hoping to find sugar, carrots, or an apple in deep pockets.
They grew bored, sleepy eyed, and lop-eared. Sighed.

It was so easy, leaning on them, savoring their warmth
as they canted their hips and bent massive heads down
to tear at pale winter grasses. We scratched their necks,
leaned farther still, draped over their backs
as they drifted around the crest of the hill.
We slipped our slender legs over, and were astride.
They were all action, dancing in the wind
and we were flying. Wingless angels.
Temporary goddesses, no longer fettered to the earth.
Little did we know it was as close to heaven
as we'd ever get.

Later that night, the sheriff came knocking,
inquiring about the theft of those horses.
We trembled and of course we denied everything,
our thighs still rimed with telltale horsehair and sweat.
I used to have nightmares riding those horses to safety,
not knowing which side of the divide they belonged on.
Horses on the horizon still takes my breath away.
And now Linda is traversing the last long valley,
all the dead horses bugling in the distance.


Monday, April 1, 2019

Near miss

Near Miss

I think I might have just sidestepped fate. A near miss. Or at least a head-on collision. I was getting ready to pull into my usual pullout by the lake for a cellular signal to pick up my email (no reception in Nicasio), but a semi truck was coming the other way, so I pulled off the road to the shoulder to wait for it to pass— just as a pickup was passing it with a vengeance.

Normally I would’ve just turned in front of the semi, and thought nothing of it. I had plenty of time to make the left turn but I was in no hurry. Besides, I was admiring the stray wisps of morning fog curling catlike through the hills—dreamily composing a camera angle in my head.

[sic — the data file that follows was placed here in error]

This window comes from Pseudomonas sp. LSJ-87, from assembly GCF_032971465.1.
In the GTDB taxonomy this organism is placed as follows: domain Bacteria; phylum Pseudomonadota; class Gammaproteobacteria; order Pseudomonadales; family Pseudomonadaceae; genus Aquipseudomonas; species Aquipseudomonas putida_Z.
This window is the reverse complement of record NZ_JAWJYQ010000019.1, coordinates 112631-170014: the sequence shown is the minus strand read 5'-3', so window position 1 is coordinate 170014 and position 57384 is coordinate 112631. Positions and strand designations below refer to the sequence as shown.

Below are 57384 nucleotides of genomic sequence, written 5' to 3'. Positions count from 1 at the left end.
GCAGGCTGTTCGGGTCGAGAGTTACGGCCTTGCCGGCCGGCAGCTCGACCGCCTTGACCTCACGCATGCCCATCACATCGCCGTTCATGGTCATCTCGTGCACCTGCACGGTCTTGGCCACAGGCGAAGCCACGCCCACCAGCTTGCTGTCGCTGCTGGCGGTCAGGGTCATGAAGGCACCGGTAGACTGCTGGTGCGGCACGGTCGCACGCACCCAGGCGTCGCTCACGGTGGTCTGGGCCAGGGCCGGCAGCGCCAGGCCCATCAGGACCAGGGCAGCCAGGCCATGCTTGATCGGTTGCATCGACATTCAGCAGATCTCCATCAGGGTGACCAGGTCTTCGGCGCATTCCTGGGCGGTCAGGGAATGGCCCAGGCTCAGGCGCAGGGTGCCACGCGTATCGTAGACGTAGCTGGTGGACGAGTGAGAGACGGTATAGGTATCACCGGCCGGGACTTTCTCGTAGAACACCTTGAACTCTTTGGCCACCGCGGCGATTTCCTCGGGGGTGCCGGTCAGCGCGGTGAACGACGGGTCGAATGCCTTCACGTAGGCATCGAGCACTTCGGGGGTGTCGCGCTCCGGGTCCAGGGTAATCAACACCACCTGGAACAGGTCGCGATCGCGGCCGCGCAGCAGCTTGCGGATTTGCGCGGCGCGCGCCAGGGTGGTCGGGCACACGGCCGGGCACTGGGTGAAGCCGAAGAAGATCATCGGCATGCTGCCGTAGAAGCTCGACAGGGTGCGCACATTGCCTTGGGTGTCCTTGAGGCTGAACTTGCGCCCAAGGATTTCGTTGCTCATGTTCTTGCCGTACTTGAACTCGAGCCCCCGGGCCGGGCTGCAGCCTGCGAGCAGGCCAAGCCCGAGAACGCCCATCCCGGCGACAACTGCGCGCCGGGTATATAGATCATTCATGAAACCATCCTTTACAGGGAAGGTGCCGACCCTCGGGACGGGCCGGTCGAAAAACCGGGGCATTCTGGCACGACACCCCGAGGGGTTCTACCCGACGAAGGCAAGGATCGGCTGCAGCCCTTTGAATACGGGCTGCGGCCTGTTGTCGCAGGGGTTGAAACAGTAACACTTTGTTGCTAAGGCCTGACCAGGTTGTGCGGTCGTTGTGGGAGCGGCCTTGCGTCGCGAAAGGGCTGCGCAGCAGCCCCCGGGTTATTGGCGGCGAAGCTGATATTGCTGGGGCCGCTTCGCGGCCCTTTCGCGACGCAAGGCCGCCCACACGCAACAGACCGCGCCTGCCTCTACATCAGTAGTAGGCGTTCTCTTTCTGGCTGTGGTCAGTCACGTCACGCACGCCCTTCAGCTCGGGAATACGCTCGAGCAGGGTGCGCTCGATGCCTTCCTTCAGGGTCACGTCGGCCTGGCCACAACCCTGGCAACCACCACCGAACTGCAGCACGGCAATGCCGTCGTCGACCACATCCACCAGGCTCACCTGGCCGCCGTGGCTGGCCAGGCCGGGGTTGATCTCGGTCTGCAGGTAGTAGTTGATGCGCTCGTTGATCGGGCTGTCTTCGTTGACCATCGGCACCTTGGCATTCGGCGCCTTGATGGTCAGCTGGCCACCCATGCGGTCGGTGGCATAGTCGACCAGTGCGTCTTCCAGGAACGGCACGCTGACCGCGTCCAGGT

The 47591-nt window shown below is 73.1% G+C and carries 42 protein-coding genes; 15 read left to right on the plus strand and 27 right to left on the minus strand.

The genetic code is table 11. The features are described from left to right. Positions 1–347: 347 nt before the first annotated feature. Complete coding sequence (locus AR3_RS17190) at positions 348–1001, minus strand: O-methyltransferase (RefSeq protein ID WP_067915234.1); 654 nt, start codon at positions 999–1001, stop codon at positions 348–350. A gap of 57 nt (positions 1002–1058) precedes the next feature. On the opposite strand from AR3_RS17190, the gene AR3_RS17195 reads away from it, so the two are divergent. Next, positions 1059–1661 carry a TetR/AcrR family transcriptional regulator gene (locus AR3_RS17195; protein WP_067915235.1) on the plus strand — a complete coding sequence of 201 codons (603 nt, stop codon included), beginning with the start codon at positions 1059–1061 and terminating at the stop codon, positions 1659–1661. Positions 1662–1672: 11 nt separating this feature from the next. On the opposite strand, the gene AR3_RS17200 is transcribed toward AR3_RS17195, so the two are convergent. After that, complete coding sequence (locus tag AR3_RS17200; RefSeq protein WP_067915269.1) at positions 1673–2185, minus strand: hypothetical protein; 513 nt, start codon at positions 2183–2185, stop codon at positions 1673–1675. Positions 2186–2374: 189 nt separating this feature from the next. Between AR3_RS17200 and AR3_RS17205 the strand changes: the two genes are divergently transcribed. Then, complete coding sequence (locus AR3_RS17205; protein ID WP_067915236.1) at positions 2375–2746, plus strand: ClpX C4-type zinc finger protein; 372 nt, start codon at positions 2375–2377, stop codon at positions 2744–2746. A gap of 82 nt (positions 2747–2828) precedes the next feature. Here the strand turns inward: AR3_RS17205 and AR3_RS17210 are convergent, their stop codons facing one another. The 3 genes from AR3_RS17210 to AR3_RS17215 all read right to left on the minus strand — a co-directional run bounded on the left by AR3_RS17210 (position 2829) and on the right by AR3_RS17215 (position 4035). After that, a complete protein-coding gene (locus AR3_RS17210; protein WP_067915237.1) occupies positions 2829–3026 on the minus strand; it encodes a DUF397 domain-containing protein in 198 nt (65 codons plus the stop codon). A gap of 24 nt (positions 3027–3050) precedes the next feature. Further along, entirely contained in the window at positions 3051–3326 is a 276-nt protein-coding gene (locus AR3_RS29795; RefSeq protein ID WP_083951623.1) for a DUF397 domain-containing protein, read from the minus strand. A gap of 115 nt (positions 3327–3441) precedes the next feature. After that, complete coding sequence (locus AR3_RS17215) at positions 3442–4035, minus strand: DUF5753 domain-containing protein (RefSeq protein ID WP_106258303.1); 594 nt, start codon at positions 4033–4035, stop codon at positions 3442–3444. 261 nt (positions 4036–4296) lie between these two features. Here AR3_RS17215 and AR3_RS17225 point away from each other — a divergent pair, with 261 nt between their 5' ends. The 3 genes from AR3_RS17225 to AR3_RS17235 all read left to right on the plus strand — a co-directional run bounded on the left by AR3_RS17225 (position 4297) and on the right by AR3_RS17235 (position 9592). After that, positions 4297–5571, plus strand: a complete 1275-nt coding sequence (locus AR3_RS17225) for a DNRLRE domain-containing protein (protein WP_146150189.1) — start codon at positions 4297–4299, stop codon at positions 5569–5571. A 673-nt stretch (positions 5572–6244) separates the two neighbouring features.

The pickup spotted me too late, slammed on its brakes, skidding into my lane just where I had been, but by then, I was safely off the road. I just sat on the shoulder, stunned—and popped the clutch. My poor car juggered to a stop, and turned its head as if to look back at me questioningly, like my old horse. Really?

The air is laden with black smoke, the acrid odor of burnt tires and hydraulic fluid. The black skid marks indelibly annealed to the road. Melted tire tracks where I had just been. It all happened so quickly, there would’ve been no time to second-guess, or even avert an accident. It was a fluke. Or Karma. Certainly cars were involved. Some cosmic April Fools joke?

Earlier, I was dwelling on the precariousness of life, and the importance of living each day as if it were the last. Fully, in the moment, as it were—feeling that mortal coil. Having outlived both my parents.

Meanwhile, the pelicans and grebes carry on with the business of trolling for breakfast, breaking concentric fish circles on the glassine lake, making solemn vees on the surface of the lake as they bear down on their quarry. As if a V for victory. A cormorant skims the surface of the lake, stitching the mirrored surface with its wings. Gathers in the view. In the cattails, a pair of monstrous pale bass break the surface, lip and taste the air, splay their tails, entwined in that oldest dance of the world.


It’s time for Robert Lee Brewer's Poem a Day! 2019

A poem a day writing prompts. Visit Robert Lee Brewer's blog for more prompts and example poems. I'm posting the prompts here so I'll have them all in one place as I don't always have internet.

Day 1 For today’s prompt, write a morning poem. Maybe you’re a morning person, maybe not. Your poem can be about a morning. Or it can be set during the morning. And those who’ve done this before probably already know that I have no problem with you interpreting this as a “mourning poem.”

Day 2 Two for Tuesday! Pick one prompt or use both—your choice!
Write a worst case poem. What’s the worst that could happen?
Write a best case poem. Take the worst and reverse it!

Day 3 Write an animal poem. The poem could be about an animal. Or it could just mention an animal in passing. Or include an animal in your title and fail to mention the animal once in your poem. Your poem, your rules.

Day 4 Pick a painter, make him or her the title of your poem, and then, write your poem. Possible painters include Salvador Dali, Frida Kahlo, or Pablo Picasso. Of course, you don’t have to go with the big names. You can use more obscure painters or more contemporary ones.

Day 5 Write a stolen poem. And no, don’t steal anyone’s poem! But you can write about doing such a thing. Or stealing hearts, stealing time, stealing minds. Or steeling your mind (remember: I don’t care if you play on my original prompt). Steal away into a comfortable place to write and break some lines today.